Developing
with Webhooks

Brandon Ward2x

Brandon Ward|March 28, 2022

This article aims to provide guidance when working with external webhooks, focusing on tools to ease the development lifecycle. You can use any public webhook, including StackHawk’s webhook integration.

A webhook, or event driven web callback, can best be described as a “Reverse API”, meaning that an external third party will provide the API specification / contract, but it is up to you, the consumer, to implement this API.  You have probably come across webhooks in action, even without knowing it! If your organization automatically triggers source code builds from commits, chances are your source control is alerting your build system via a webhook!  Did you know that StackHawk also provides a webhook? It can programmatically keep you informed on all of your completed scans.

Tools

  • The webhook provider - this can be a third party such as GitHub, Jenkins, or StackHawk. For this post, we’ll be using StackHawk’s webhook.

  • ngrok - a networking tool to allow making your local API publicly accessible.

  • (optional) node - if you aren’t developing your own application (yet), you can use the provided and simple echo.js script which will print out all inbound network requests.  Feel free to use your own application framework and API as well!

(Optional) Run the sample application

If you haven’t started writing your own application yet, you can run this simple node js application (in the linked gist) that simply logs all requests.  This simple node js application is also useful if you want to inspect the requests being sent by your webhook provider!(save as echo.js):

https://gist.github.com/Bwvolleyball/c6315f3a744d2e3f52fece0cfd121dca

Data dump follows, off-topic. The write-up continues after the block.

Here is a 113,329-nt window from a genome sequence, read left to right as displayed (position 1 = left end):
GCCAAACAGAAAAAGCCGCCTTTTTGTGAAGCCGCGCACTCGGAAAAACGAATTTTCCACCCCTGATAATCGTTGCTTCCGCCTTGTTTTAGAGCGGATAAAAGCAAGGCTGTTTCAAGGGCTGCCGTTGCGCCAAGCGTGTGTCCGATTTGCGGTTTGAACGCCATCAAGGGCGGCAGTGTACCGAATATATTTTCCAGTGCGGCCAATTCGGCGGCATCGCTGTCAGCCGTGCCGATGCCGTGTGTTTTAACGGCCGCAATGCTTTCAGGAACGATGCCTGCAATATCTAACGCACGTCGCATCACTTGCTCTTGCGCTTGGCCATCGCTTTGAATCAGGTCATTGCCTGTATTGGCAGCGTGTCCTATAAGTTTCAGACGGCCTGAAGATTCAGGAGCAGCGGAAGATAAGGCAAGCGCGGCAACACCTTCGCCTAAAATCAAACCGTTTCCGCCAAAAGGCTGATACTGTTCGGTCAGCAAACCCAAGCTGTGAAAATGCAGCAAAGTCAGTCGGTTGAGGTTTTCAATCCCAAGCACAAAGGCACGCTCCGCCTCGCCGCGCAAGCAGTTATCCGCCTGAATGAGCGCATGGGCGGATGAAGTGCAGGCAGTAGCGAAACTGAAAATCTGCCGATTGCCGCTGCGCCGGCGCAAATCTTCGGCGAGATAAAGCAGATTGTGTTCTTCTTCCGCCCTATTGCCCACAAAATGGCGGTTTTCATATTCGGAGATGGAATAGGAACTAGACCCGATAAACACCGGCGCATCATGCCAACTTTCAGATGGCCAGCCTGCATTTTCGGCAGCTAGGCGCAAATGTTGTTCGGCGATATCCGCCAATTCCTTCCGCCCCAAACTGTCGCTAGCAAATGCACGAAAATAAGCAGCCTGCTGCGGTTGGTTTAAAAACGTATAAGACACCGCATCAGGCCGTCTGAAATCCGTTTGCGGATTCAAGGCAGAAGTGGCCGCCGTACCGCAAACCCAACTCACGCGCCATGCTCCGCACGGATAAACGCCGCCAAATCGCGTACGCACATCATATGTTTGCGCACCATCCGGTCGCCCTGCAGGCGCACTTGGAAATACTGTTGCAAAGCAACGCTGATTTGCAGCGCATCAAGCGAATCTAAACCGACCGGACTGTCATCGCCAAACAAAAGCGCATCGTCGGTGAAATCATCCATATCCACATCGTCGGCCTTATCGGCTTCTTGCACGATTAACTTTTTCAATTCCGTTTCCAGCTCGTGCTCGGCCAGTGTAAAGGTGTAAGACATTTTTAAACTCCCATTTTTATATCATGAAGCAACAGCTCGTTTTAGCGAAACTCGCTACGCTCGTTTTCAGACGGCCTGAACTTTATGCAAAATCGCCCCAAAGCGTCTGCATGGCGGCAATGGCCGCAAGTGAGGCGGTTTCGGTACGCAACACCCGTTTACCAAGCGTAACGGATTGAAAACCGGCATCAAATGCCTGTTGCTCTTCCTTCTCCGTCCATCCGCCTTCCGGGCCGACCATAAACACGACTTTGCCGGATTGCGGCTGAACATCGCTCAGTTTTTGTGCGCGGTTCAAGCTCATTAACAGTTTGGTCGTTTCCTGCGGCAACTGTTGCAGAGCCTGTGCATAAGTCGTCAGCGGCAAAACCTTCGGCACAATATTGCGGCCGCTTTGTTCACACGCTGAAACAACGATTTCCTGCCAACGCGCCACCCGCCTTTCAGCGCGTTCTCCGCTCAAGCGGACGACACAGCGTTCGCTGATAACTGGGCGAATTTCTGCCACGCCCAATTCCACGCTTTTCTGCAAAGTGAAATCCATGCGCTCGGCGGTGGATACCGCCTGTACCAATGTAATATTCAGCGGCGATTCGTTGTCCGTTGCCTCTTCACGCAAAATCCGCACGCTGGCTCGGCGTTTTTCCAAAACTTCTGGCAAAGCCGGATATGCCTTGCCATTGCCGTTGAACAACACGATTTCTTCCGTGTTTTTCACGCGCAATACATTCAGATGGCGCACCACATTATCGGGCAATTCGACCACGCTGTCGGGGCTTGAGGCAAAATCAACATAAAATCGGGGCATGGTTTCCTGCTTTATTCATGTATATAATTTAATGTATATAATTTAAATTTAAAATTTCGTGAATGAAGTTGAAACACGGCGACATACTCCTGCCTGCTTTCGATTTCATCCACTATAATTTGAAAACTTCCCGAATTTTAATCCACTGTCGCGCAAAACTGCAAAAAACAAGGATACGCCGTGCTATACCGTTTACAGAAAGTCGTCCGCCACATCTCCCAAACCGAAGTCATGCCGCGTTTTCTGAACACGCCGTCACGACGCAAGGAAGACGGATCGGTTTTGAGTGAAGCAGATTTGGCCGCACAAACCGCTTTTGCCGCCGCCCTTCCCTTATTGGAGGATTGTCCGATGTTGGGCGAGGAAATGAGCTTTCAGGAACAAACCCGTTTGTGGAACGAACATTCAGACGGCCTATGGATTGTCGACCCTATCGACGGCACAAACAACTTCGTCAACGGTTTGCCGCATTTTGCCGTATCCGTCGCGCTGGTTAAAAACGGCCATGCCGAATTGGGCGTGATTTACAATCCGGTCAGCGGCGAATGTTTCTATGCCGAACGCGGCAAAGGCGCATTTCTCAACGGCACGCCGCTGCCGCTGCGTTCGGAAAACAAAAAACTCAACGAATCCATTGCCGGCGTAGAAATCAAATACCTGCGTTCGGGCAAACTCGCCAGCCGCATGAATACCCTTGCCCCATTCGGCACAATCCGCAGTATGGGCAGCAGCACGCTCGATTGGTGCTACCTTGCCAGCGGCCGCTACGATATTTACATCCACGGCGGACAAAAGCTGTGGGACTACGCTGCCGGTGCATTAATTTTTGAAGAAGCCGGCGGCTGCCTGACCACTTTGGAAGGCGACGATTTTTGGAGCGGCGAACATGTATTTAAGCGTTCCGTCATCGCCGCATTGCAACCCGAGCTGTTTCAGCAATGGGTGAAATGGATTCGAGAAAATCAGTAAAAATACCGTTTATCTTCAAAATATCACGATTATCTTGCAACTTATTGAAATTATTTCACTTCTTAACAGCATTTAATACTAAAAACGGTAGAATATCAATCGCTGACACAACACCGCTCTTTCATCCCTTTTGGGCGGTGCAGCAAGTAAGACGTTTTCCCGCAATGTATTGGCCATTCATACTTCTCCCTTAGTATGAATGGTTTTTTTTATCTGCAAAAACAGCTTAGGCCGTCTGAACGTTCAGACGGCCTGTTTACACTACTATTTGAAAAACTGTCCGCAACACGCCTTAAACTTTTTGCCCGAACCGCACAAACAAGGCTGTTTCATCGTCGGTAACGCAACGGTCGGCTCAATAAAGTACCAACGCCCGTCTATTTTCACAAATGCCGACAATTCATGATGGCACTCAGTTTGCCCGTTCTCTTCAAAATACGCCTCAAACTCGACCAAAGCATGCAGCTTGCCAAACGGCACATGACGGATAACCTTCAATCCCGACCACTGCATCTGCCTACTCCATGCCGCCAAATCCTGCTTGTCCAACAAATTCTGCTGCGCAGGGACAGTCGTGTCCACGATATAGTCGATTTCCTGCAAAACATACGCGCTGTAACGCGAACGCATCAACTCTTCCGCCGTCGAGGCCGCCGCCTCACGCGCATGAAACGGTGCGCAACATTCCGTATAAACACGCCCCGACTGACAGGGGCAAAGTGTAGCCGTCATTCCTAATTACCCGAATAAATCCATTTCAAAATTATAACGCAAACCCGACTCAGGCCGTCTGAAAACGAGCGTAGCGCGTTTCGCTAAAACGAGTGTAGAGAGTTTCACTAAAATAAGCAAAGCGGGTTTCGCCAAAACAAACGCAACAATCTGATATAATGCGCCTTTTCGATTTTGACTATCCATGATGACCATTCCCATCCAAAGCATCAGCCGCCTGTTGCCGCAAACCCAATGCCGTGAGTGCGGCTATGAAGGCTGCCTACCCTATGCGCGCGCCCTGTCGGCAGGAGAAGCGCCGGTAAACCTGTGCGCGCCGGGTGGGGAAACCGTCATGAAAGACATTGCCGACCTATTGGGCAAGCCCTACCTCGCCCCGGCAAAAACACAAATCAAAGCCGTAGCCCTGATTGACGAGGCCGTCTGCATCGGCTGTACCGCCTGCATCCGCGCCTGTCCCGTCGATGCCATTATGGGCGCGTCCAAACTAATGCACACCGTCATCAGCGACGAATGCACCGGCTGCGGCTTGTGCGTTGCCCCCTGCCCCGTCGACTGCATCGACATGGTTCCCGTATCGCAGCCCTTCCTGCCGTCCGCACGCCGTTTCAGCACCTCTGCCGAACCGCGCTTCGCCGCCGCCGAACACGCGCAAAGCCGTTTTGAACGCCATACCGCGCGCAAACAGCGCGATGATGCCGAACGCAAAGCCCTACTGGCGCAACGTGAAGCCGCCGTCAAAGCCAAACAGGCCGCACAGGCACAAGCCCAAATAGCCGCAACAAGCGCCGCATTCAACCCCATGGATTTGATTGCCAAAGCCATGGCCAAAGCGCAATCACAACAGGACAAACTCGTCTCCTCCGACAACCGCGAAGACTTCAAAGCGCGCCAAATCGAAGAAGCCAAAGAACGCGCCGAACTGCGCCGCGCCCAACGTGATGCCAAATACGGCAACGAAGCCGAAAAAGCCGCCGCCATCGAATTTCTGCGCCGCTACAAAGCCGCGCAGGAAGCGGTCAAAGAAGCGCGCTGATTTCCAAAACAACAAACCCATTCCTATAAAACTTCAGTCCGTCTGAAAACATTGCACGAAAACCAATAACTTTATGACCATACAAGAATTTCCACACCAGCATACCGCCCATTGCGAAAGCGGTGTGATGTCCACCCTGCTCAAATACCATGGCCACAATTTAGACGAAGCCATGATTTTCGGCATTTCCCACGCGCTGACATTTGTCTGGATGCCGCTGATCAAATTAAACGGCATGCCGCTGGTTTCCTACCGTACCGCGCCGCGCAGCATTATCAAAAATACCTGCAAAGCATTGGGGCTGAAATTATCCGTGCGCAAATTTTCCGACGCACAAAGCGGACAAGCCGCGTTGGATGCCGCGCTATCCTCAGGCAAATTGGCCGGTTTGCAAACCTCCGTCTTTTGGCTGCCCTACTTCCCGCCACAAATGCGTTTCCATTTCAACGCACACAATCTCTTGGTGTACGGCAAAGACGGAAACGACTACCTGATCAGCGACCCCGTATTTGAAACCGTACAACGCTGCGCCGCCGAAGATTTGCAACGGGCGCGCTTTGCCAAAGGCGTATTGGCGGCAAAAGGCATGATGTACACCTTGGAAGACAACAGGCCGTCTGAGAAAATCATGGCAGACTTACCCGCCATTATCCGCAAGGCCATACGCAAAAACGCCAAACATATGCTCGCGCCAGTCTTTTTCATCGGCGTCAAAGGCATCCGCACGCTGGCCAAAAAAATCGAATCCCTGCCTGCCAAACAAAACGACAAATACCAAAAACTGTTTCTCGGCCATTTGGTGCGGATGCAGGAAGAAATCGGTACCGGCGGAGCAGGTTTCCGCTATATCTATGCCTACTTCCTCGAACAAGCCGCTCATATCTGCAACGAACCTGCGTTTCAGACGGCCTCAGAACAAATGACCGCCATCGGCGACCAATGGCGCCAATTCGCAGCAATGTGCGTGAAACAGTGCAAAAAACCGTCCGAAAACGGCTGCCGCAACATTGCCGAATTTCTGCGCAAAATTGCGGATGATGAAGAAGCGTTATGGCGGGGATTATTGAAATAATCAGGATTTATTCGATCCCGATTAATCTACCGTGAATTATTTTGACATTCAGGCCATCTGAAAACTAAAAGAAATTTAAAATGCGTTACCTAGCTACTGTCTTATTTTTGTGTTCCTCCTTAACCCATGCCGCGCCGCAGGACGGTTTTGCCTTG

After you’ve saved this file, you can run it locally with this command:

SERVER_PORT=8080 node echo.js

Start ngrok

Next, you’ll want to start ngrok.  After you’ve followed ngrok’s configuration instructions, just run ngrok http 8080 (or whatever port your application is running on locally).

You’ll notice that this command details a few forwarding entries, we’re most interested in the https URL it creates for us, as many webhook providers (StackHawk included) require an SSL secured connection.

Configure Webhook Details

If you are following along with StackHawk, you’ll provide this URL to the StackHawk webhook configuration (or another webhook provider such as GitHub).

Developing with Webhooks image

If you are using the supplied echo.js script, the values for authorization can be anything you’d like, or nothing at all. If you’re developing your own application, this value should be equivalent to how you expect StackHawk to authenticate with you.

Activate the Webhook!

Perform an operation that causes a webhook event!

The StackHawk webhook emits an event with each successful scan.  Check out our docs to run your own scan, scan one of our sample applications, or read more about our webhook.

If you’re using something else like GitHub, push a commit to your repository!

If you are running the example node js application, you’ll see that it has logged the request from your webhook event.

Developing with Webhooks image

And that’s it! Now you have all the tools you need to start quickly developing with webhooks!


Brandon Ward  |  March 28, 2022